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3 Financial Mistakes to Avoid as a Freelancer

By Maurie Backman - Jul 13, 2017 at 10:02PM

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If you're self-employed, knowing what not to do can help protect your finances.

There's a reason so many workers are drawn to the freelance lifestyle. Not only do freelancers often get to work from home and set their own hours, but they get a number of tax benefits as well. In fact, as of last year, freelancers made up 35% of the workforce on a whole.

On the other hand, the one thing many freelancers don't get to enjoy is the steady paycheck salaried workers collect. If you're a current freelancer or are planning to venture off on your own in the near future, it's important to have a solid plan for managing your immediate and long-term finances. With that in mind, here are a few key mistakes you can't afford to make.

A freelancer working on his laptop outdoors.


1. Not having an emergency fund

All adults need an emergency fund, regardless of income level or whether they're salaried versus self-employed. But if you're a freelancer, having emergency savings becomes all the more crucial. That's because you never know when a client might drop your services or stiff you on a major payment you've been counting on for weeks. Furthermore, because freelancers tend to experience income fluctuations even when things are going smoothly, it's important to have extra cash on hand in case you encounter a couple of slow months.

Now most people are advised to sock away three to six months' worth of living expenses in an emergency savings account, but if you're a freelancer, you'd be wise to aim even higher. How much should you save? That'll depend on your circumstances. If you're not financially responsible for anyone other than yourself, you might set aside nine months of living costs to ensure that you're covered. If you have several dependents, on the other hand, you should consider saving a year's worth of living expenses or possibly more.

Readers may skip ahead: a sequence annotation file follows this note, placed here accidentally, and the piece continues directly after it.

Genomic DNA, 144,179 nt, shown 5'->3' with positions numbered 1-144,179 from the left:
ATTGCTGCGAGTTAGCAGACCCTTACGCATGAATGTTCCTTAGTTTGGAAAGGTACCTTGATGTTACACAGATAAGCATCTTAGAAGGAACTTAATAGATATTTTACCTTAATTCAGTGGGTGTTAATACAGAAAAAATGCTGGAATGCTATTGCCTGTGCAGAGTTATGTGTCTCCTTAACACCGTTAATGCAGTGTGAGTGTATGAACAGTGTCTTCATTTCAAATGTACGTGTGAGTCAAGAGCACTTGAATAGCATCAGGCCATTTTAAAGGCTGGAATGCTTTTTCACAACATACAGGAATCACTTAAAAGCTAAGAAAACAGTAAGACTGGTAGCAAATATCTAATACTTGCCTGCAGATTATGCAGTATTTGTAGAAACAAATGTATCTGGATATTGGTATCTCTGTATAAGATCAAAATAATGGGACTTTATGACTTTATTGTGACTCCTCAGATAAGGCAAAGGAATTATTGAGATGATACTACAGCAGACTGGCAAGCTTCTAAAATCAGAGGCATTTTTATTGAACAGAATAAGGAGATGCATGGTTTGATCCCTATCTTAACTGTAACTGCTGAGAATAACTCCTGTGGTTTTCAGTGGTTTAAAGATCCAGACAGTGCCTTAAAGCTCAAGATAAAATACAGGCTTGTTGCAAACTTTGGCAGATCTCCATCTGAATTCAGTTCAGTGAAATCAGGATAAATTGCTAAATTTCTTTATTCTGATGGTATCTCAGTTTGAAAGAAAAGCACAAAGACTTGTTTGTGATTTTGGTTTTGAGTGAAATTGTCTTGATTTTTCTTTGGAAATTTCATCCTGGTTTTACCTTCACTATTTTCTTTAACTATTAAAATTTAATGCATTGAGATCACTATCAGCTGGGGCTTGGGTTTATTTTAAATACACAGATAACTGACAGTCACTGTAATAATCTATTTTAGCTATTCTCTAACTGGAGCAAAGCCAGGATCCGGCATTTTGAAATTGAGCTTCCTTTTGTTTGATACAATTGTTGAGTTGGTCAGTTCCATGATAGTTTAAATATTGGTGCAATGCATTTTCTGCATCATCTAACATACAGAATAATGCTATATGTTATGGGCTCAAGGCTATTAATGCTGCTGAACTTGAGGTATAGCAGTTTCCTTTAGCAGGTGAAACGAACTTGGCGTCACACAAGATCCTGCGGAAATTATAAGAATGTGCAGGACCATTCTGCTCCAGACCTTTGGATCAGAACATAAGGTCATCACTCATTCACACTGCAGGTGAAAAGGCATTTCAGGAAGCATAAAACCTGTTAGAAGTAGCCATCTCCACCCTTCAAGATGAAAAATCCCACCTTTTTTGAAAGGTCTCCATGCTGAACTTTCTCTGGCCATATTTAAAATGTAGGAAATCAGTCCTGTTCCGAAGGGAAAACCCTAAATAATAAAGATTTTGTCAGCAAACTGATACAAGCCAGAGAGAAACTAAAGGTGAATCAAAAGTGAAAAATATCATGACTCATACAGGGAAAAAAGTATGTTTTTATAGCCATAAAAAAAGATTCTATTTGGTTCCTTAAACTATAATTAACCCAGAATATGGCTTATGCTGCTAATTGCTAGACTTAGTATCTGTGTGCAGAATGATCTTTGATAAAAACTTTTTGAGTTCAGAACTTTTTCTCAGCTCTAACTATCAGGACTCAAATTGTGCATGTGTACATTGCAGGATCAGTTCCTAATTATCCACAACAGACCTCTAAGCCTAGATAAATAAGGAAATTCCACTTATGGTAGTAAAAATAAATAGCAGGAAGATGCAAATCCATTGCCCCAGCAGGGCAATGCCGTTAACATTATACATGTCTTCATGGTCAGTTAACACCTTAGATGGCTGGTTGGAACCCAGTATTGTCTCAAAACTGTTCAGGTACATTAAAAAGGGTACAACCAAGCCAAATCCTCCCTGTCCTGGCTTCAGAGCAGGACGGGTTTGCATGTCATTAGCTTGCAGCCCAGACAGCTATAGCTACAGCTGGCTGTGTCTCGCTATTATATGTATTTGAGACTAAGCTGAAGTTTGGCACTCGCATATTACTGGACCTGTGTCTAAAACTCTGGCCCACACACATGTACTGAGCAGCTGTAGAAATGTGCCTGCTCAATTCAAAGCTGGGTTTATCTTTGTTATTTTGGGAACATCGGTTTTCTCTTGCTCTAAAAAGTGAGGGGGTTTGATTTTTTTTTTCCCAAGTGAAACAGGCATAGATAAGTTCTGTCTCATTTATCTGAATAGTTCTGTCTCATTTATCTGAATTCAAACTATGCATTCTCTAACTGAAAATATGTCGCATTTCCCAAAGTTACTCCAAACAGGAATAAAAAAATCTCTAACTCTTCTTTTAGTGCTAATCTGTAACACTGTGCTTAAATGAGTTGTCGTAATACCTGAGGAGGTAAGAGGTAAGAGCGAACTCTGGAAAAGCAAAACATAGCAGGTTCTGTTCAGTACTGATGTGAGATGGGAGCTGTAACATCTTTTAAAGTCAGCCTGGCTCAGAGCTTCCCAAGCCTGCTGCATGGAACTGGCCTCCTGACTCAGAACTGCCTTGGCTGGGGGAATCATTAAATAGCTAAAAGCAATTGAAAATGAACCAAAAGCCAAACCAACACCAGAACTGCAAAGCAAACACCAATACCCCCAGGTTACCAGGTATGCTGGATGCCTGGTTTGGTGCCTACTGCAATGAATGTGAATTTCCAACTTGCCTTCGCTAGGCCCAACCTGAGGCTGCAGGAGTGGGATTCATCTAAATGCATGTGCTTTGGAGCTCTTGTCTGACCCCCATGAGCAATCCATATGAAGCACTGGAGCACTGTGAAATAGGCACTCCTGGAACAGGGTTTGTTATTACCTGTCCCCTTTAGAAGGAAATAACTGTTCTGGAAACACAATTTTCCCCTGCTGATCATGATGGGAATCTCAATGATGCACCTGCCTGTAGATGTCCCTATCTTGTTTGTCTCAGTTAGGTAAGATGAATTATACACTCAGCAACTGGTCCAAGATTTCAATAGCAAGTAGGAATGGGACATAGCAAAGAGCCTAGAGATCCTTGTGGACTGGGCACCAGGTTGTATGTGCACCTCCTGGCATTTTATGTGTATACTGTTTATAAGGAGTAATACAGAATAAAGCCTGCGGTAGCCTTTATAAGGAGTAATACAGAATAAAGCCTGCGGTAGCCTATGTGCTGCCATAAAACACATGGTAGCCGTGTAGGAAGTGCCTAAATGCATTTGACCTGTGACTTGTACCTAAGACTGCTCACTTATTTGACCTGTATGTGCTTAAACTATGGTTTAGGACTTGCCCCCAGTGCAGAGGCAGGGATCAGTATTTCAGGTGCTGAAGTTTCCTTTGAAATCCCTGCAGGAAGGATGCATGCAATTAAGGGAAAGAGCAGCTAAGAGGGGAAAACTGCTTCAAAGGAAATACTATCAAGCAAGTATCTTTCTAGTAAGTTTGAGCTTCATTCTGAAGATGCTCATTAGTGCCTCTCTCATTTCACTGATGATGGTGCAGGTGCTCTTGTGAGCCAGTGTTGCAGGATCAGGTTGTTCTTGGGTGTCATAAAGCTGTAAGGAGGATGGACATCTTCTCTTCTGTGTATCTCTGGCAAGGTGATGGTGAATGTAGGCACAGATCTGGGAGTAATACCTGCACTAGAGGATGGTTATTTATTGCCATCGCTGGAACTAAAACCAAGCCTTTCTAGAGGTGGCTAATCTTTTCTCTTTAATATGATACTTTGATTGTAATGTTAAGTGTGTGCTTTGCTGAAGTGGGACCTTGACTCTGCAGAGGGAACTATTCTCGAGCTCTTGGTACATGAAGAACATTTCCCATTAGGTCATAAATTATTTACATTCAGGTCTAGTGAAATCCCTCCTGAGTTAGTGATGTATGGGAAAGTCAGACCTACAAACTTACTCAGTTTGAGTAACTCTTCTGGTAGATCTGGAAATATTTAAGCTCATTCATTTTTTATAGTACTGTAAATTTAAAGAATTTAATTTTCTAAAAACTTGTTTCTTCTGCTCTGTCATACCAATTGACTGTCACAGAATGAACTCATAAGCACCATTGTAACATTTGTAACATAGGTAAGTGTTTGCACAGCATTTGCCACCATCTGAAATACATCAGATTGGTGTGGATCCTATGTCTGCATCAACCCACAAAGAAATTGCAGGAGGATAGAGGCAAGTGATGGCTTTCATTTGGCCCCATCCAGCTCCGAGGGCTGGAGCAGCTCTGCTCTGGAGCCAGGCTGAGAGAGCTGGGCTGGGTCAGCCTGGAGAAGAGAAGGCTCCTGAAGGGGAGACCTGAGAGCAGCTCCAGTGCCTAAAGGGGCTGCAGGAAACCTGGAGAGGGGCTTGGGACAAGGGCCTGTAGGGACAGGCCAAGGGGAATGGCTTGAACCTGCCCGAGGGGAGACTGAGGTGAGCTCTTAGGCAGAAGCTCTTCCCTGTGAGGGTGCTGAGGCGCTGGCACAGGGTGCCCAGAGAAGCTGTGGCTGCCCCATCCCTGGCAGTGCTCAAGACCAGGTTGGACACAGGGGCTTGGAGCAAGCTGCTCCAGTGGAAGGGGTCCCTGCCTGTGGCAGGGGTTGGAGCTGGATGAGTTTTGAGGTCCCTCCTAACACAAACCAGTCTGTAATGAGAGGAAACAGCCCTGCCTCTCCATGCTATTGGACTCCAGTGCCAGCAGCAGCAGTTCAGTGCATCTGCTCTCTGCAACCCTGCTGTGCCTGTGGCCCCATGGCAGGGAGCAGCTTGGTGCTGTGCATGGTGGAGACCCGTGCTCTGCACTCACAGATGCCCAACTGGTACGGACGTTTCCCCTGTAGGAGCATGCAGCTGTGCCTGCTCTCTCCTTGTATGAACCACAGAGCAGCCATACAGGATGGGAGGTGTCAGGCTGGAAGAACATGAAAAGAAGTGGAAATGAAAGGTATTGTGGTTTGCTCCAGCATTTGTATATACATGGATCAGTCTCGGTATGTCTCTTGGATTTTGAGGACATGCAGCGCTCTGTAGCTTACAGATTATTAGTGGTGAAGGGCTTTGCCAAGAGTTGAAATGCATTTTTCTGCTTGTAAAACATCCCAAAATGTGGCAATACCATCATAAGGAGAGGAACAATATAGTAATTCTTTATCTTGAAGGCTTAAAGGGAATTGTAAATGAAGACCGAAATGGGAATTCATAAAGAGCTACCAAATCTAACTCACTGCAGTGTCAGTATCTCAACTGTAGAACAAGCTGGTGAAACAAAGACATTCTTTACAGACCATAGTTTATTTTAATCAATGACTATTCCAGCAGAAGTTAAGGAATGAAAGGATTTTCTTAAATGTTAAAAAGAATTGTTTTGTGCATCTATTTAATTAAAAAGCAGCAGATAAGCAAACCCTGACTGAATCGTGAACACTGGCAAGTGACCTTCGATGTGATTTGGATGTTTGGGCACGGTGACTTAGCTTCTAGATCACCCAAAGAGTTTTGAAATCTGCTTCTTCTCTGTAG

Additionally, if you're going from salaried employee to freelancer and haven't yet established a strong client base, it's especially critical that you amass some cash reserves before making the move. Building a business takes time, and if you don't have a safety net, you could run into trouble early on.

2. Not saving for retirement

Permanent employees whose companies sponsor 401(k) plans have an easy time saving for retirement. But you can save for retirement just as easily as a freelancer, even if it means taking matters into your own hands. In fact, you can still participate in a 401(k), albeit a solo one. Solo 401(k)s work just like regular 401(k)s, but come with much higher annual contribution limits. Currently, you can put in up to 25% of your self-employment income for a maximum of $54,000 per year if you're under 50 or $60,000 per year if you're 50 or older.

Then there's the IRA. Not only can you open a traditional or Roth IRA (depending on your income), but self-employed individuals have additional options for socking money away for the future. One such option is the SIMPLE IRA, which lets you contribute up to $12,500 a year if you're under 50 or $15,500 if you're 50 or older. There's also the SEP IRA, which allows you to contribute up to 25% of your net income for a maximum of $54,000. Both the SIMPLE and SEP IRA come with much higher annual contribution limits than traditional and Roth IRAs, which currently max out at $5,500 for workers under 50 and $6,500 for those 50 and over.

No matter which type of retirement account you choose, be sure to focus on saving for the future while you still have enough working years left to take advantage of compounding. The longer you wait, the less growth your savings will enjoy -- and the more you'll put your retirement at risk.

3. Not following up on missing payments

Not only are most freelancers forced to grapple with the absence of a steady paycheck, but in some cases, they also have to deal with clients who are late with payments or, worse yet, fail to pay at all. If you're dealing with a host of missing payments, you may be inclined to throw your hands up in defeat after some time or write those invoices off as unpaid debts. But before you do, it pays to make an extra effort to collect what's yours.

For starters, send a certified letter to the clients in question demanding the payments you're due. You may want to allude to the fact that if you aren't paid, you'll be forced to get an attorney involved. Furthermore, include a firm deadline for getting paid in each demand letter so that your clients understand your expectations.

If that doesn't work, and you're dealing with a sizable amount of compensation for services rendered, it might pay to hire a lawyer to pursue that money on your behalf. But no matter what, don't give up on your missing cash without a fight.

Though the freelance life has its ups and downs, if you're smart about how you manage and save your money, you can enjoy the perks of self-employment with far less stress. Avoiding a few critical mistakes can help ensure a degree of financial security, both now and in the future.

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